The SPOX feature film:
Before the tipoff: After little Julia Dale smashed the American national anthem into the American Airlines Arena with plenty of pathos and the heat stars marched in flanked by flames to the dull beat of "Seven Nation Army", both teams slowly found themselves in the middle together.
The lineups haven't changed since Game 5. We see Manu Ginobili again at the side of Parker, Green, Leonard and Duncan in the starting five. The Heat again with Chalmers, Wade, Miller, James and Bosh.
7.: Wade misses the middle distance throw from the corner. Fastbreak Spurs. Parker serves the Leonard who has run along in an exemplary manner. He takes off, jumps over Mike Miller as if he were nothing and stuffs the ball with elemental force. 18:16 Spurs.
12.: As soon as he got back to the American Airlines Arena at home, Chalmers turned it up again. His second three on the third attempt made him the top scorer (10 points) on his team and put the Heat in the lead. 27:25 heat.
18.: Duncan's just hot. Again he goes to the post office against the helpless Bosh and turns. Face-up, pull to the basket, lay-up. Inside. The eighth transformed basket on the eighth attempt for Duncan. Madness! Nevertheless, the Heat lead 40:37.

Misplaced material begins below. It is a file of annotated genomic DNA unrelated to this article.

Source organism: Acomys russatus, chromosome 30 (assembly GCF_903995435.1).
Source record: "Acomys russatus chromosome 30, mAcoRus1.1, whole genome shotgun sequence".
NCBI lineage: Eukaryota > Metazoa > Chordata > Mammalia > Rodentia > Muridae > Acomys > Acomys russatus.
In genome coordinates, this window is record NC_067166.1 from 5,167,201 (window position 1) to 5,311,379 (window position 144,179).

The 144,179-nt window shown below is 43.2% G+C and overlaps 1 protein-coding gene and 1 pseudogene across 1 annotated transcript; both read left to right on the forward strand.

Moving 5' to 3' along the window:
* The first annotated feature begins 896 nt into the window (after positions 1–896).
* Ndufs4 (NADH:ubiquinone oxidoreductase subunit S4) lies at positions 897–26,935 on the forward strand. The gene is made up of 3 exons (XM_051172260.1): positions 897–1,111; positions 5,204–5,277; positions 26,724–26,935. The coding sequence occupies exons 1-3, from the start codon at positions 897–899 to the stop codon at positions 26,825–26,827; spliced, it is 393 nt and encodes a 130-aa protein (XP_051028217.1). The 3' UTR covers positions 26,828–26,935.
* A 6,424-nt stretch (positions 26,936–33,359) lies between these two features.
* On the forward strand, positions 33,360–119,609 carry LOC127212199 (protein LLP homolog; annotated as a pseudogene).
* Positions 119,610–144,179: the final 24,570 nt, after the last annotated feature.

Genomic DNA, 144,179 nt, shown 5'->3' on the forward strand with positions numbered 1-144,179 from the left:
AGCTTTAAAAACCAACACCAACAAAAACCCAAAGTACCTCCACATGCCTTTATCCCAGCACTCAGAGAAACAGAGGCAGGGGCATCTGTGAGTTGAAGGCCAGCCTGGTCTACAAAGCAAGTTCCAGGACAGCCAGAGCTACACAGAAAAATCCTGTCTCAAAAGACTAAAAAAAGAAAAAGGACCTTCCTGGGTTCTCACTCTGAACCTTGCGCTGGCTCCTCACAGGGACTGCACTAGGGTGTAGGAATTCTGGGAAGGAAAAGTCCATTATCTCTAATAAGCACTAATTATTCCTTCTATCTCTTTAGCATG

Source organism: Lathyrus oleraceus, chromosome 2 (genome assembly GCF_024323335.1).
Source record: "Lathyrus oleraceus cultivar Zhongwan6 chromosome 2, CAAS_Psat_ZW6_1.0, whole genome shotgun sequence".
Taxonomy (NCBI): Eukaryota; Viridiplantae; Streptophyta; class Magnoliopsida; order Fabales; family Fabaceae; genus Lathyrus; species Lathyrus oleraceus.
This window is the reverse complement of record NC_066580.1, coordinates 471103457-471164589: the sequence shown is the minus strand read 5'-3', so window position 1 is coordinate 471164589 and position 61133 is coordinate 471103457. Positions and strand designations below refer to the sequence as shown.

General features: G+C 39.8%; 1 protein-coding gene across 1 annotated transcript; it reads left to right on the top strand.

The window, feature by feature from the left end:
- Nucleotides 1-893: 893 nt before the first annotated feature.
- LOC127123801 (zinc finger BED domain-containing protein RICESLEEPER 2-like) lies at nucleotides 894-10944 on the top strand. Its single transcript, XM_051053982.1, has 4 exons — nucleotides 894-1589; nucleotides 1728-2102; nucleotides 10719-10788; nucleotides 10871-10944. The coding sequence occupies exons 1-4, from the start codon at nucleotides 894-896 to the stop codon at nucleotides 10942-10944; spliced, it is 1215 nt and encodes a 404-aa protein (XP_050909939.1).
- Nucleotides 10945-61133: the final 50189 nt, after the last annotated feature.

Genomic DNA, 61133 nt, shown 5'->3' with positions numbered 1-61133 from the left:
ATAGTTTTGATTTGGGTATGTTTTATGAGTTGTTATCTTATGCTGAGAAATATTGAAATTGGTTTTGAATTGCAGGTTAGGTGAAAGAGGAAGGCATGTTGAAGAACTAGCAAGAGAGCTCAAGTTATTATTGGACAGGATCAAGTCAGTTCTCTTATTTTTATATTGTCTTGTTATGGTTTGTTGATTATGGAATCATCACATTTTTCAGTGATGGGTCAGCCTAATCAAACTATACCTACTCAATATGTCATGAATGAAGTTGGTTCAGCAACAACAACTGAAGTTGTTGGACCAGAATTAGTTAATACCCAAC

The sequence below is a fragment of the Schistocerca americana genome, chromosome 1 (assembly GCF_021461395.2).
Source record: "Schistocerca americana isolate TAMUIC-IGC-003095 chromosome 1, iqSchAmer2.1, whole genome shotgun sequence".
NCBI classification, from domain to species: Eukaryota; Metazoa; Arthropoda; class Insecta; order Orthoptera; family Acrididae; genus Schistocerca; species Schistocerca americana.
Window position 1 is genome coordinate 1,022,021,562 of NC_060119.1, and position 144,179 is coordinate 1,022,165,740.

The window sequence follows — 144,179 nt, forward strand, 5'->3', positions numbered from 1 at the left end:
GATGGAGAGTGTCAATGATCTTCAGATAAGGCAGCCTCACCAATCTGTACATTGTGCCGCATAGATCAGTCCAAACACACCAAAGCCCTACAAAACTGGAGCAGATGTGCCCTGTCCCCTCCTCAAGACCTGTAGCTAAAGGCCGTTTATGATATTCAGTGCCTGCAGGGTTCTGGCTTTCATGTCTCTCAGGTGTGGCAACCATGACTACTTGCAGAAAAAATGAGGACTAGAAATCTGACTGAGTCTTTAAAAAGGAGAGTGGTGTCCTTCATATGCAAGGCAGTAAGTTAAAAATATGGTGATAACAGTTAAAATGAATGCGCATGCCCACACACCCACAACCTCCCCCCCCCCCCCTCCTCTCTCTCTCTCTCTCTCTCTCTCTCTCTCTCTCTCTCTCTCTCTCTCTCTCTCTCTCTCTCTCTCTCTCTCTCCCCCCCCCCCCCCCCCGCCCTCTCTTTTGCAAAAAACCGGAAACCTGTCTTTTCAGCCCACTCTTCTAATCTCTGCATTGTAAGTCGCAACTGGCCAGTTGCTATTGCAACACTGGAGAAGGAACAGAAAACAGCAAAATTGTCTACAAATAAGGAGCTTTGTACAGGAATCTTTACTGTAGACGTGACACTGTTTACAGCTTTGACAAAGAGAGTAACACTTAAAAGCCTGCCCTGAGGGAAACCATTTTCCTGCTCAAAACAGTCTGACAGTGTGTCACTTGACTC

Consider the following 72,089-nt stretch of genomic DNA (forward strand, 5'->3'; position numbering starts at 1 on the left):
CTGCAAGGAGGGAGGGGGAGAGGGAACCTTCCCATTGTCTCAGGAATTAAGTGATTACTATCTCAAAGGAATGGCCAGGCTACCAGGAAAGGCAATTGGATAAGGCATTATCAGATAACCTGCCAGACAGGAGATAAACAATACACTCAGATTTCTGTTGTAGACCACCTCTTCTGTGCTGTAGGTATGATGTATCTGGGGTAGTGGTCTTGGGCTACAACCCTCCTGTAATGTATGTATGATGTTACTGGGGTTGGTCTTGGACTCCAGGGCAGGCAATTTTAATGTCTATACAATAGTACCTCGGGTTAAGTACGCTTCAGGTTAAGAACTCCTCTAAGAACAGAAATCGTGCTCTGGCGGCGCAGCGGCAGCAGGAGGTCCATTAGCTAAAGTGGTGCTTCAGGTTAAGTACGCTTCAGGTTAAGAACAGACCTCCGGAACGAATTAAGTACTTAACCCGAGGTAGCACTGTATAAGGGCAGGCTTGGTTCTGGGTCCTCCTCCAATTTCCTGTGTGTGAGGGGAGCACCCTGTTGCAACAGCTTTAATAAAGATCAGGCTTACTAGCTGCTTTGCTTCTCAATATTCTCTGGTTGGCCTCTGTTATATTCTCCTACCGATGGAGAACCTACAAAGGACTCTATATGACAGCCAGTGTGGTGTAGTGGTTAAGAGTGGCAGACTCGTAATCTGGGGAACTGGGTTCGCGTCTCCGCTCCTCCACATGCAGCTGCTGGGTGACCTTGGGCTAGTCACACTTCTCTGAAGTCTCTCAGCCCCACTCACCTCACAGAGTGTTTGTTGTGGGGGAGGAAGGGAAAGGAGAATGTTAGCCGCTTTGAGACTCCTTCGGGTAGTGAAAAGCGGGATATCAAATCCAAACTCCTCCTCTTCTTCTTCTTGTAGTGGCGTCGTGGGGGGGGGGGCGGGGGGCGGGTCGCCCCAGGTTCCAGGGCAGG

24.: Parker? Right on the bench. Ginobili? So far underground. But no problem for the Spurs, because they have Duncan. Again and again Duncan. With a slam dunk he gets his points 24 and 25. By way of comparison: Wade, Bosh and James have a total of 21 points at this point in time. With a 50:44 lead, the Spurs go into halftime.
29.: Ginobili makes the next bad turnover and then fouls James in the fast break. The heat are already in the bonus and are now allowed to go to the free throw line for every foul. Popovich brings the Argentine off the field. 55:52 Spurs.
32.: The momentum for the Heat just seemed to run out when Leonard steals the ball, runs the fast break alone and closes it with a lay-up with a foul. What a huge play! On the very next move, Battier fouls Duncan during a putback. Of course, he still transforms. And one! An 11-0 run puts the Spurs 68:56 in the front. It's very quiet in the hall.
38.: The Spurs go into the final quarter with a 10-point lead, but the Heat are catching up quickly. Mike Miller is only wearing a pair of sneakers, but stands free on the line of three and transforms the throw from distance. With just one shoe! Only 77:73 Spurs left.
42.: James takes over the game! First he blocks Duncan at the lay-up, then he is on the other side by layup and equalizes. 82:82.